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primary care. Social care provision and other non-medical elements were major contributors to quality of life. Current data collection, with its focus on CD4 count and viral load, was unable to capture this essential patient outcome measure. 24. A lesson could be learned from oncology. They had taken a pragmatic approach to re- organising services, which had faced considerable opposition initially but had since won acceptance. Guidance would be needed to identify the dedicated components of an HIV service and score units against a set of objective measures. Work on the HIV outpatient pathway indicated that around 80% of HIV patients overall would be categorised as ‘stable', with the remainder split equally between ‘new' and ‘complex' patients. However, medically stable patients could still have a myriad of social and psychological needs. There was a danger that, if service re-design was not tackled proactively, financial considerations could dictate the outcome rather than patients' best interests. 25. The Chair pointed out that achieving consensus among HIV clinicians on amalgamating services might be hampered by their vested interests and he proposed that EAGA, with its multidisciplinary representation, would be well placed to provide such advice. The aim would be to achieve the best deal for patients whilst minimising risks. 26. Other areas on which EAGA could offer advice in future included: Generic prescribing – with more antiretrovirals coming off licence in the near future, there was a need to consider whether switching from the ‘ideal' regimen of one pill per day to two (or more) pills (because the co-formulated versions were not yet generic) would have a negative impact on patient outcomes. PrEP – if demonstrated to reduce transmission among MSM in the UK, how should this be funded? LAs would be unlikely to fund it, yet long-term savings to the treatment and care budget were potentially very large. Risks and benefits to patients of service reconfiguration and changes to delivery of care. Maintenance of tertiary GUM as a source of specialist expertise, research and training 27. The Chair confirmed that the HIV Clinical Reference Group was not addressing maternity care; this was being commissioned locally. The risk of not taking a holistic approach to the medical complications of pregnancy had been flagged with DH. It was also observed that HIV infection was not like other chronic conditions, such as diabetes, because of the public health implications and associated high costs of poor management (i.e. it is not just the individual's health that suffers). Psycho-social support helps mitigate risk behaviour (e.g. poor adherence) and is therefore a critical component of good HIV care. 28. One of the unintended consequences of the change in commissioning arrangements was that some HIV units in low and medium prevalence areas might have to close or merge following transfer of co-located GUM services to other providers, if tendered. DH had written to PCTs and other NHS commissioners to gauge the extent to which tendering of GUM sexual health services was happening and whether HIV services were included or excluded from tenders. Responses to date indicated that exclusion of HIV services was uncommon. The concern was that the process of service reconfiguration needed to be well-managed – patients attending under-performing units may benefit from having their care transferred to better-performing centres. However, HIV physicians needed to be aware and engaged in the process as advocates for their patients. EAGA Secretariat: November 2012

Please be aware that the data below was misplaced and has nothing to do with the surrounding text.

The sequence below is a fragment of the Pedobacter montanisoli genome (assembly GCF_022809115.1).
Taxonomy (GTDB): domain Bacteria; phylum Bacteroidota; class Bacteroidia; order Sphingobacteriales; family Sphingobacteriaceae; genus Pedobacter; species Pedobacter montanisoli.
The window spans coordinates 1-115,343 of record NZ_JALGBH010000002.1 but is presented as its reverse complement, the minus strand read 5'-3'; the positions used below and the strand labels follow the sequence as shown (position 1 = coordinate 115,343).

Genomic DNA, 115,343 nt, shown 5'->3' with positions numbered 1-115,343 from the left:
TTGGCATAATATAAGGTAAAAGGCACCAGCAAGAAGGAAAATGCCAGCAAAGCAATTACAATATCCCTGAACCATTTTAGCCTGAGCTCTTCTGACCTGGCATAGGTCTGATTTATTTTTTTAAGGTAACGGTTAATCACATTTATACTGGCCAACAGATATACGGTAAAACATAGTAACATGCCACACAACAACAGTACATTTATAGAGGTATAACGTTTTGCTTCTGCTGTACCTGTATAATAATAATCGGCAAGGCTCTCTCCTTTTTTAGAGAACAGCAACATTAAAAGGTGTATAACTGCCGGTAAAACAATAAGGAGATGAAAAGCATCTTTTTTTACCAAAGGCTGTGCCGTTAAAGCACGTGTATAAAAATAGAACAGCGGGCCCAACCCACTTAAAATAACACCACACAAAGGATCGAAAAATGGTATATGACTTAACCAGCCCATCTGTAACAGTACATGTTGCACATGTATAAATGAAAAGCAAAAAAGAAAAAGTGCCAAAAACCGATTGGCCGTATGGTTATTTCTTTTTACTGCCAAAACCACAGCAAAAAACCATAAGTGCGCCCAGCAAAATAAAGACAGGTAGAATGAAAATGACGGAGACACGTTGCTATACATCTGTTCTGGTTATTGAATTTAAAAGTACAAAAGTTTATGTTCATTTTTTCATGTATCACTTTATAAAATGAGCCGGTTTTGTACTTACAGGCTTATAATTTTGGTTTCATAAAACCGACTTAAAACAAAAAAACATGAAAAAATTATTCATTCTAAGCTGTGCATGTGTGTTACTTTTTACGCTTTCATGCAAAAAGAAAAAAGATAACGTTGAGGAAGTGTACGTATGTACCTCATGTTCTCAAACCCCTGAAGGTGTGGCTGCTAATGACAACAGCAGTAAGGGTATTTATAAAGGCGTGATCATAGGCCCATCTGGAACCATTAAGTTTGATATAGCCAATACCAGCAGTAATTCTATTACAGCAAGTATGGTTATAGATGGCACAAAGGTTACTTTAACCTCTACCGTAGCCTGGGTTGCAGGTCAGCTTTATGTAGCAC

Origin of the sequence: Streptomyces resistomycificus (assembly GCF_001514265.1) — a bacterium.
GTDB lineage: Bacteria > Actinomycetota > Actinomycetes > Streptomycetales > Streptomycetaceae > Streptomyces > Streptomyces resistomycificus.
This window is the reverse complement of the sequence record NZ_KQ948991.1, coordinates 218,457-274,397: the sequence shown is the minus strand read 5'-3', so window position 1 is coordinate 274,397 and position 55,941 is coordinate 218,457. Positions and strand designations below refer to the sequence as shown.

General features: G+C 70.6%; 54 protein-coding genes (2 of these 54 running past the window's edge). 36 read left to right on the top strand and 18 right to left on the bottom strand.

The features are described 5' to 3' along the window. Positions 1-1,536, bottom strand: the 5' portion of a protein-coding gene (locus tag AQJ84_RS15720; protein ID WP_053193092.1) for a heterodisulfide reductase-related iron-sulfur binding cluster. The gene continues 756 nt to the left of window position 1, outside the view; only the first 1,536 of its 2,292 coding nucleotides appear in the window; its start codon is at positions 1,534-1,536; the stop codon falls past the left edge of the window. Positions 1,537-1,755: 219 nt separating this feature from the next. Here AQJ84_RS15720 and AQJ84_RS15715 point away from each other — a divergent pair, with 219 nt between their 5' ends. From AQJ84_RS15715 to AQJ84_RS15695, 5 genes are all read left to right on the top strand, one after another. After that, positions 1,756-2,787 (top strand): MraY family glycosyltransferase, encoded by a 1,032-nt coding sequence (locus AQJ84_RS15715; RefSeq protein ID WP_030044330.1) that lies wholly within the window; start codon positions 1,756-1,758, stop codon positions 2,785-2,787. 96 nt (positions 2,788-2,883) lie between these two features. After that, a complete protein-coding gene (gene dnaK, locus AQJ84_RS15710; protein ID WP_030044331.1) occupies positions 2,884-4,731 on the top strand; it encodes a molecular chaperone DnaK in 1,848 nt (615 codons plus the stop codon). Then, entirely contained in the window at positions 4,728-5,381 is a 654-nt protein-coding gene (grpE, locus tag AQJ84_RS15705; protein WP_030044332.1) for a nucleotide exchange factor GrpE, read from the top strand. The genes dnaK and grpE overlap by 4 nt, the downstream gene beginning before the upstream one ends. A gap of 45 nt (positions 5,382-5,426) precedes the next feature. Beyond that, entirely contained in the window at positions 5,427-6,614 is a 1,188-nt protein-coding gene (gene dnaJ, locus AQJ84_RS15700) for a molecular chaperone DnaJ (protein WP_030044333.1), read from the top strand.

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29. There was scant research data on best models of HIV care. The literature was based on North American studies and these were not particularly recent.3 It was noted that resource-poor countries had achieved good patient outcomes with far less sophisticated models of care. THT had launched a pilot project of a nurse-led community clinic combined with self-care. During the pilot, 40 people living with HIV in Lambeth would be selected to receive routine HIV monitoring and care within a local GP surgery from HIV clinical nurse specialists and a range of integrated services including counselling, advice and bespoke web-based support for self-care. Results of the pilot would be published in July 2013. 30. Some key principles could probably be agreed from the outset. While the HIV outpatient pathway had defined three patient groups, it did not specify how patients should be managed. For example, complex patients and inpatients needed specialist management. A certain minimum throughput of patients was needed to maintain competencies and train up expertise. Stable patients could perhaps be offered a choice of providers – GPs, community-based service or GUM clinic – with specialist review every 3 years (or more frequent for those aged >50 years) to ensure treatment regimens remained optimal and reflected therapeutic advances. 31. The Chair proposed that EAGA host a half-day meeting to address the issue of service reconfiguration, inviting selected external participants to present views. Invitees to include: Chair of BHIVA A clinician from a small unit outside London An expert on measuring outcomes Representative from a successful managed clinical network (e.g. cancer) to explain how it works/the benefits Diabetologist Patient advocate